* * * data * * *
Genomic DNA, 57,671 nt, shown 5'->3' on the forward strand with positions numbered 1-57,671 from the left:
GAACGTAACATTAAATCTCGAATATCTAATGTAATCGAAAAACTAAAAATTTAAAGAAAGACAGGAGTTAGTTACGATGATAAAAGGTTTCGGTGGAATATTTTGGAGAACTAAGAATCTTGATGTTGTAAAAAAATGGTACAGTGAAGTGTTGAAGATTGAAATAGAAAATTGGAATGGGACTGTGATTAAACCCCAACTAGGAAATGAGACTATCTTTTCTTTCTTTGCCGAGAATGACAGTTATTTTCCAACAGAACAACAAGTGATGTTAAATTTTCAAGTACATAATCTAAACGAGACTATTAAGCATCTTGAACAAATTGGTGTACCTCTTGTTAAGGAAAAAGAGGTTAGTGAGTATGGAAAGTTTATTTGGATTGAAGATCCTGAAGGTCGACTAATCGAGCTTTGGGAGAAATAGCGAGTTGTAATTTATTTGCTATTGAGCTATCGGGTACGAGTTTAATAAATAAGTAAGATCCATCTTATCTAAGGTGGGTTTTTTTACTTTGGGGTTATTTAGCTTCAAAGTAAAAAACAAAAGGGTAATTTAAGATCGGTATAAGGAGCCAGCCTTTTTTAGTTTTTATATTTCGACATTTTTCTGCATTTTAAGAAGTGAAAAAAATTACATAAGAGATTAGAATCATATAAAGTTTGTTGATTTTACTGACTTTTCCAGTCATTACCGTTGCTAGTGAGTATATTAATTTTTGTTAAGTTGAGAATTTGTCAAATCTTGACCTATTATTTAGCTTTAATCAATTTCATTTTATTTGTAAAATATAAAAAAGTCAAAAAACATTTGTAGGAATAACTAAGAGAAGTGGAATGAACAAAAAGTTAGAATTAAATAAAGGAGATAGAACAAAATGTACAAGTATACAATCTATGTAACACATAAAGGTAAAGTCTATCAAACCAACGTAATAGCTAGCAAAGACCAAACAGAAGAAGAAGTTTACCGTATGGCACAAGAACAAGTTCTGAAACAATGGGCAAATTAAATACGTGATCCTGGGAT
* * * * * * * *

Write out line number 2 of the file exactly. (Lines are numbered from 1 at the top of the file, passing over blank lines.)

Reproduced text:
GAACGTAACATTAAATCTCGAATATCTAATGTAATCGAAAAACTAAAAATTTAAAGAAAGACAGGAGTTAGTTACGATGATAAAAGGTTTCGGTGGAATATTTTGGAGAACTAAGAATCTTGATGTTGTAAAAAAATGGTACAGTGAAGTGTTGAAGATTGAAATAGAAAATTGGAATGGGACTGTGATTAAACCCCAACTAGGAAATGAGACTATCTTTTCTTTCTTTGCCGAGAATGACAGTTATTTTCCAACAGAACAACAAGTGATGTTAAATTTTCAAGTACATAATCTAAACGAGACTATTAAGCATCTTGAACAAATTGGTGTACCTCTTGTTAAGGAAAAAGAGGTTAGTGAGTATGGAAAGTTTATTTGGATTGAAGATCCTGAAGGTCGACTAATCGAGCTTTGGGAGAAATAGCGAGTTGTAATTTATTTGCTATTGAGCTATCGGGTACGAGTTTAATAAATAAGTAAGATCCATCTTATCTAAGGTGGGTTTTTTTACTTTGGGGTTATTTAGCTTCAAAGTAAAAAACAAAAGGGTAATTTAAGATCGGTATAAGGAGCCAGCCTTTTTTAGTTTTTATATTTCGACATTTTTCTGCATTTTAAGAAGTGAAAAAAATTACATAAGAGATTAGAATCATATAAAGTTTGTTGATTTTACTGACTTTTCCAGTCATTACCGTTGCTAGTGAGTATATTAATTTTTGTTAAGTTGAGAATTTGTCAAATCTTGACCTATTATTTAGCTTTAATCAATTTCATTTTATTTGTAAAATATAAAAAAGTCAAAAAACATTTGTAGGAATAACTAAGAGAAGTGGAATGAACAAAAAGTTAGAATTAAATAAAGGAGATAGAACAAAATGTACAAGTATACAATCTATGTAACACATAAAGGTAAAGTCTATCAAACCAACGTAATAGCTAGCAAAGACCAAACAGAAGAAGAAGTTTACCGTATGGCACAAGAACAAGTTCTGAAACAATGGGCAAATTAAATACGTGATCCTGGGAT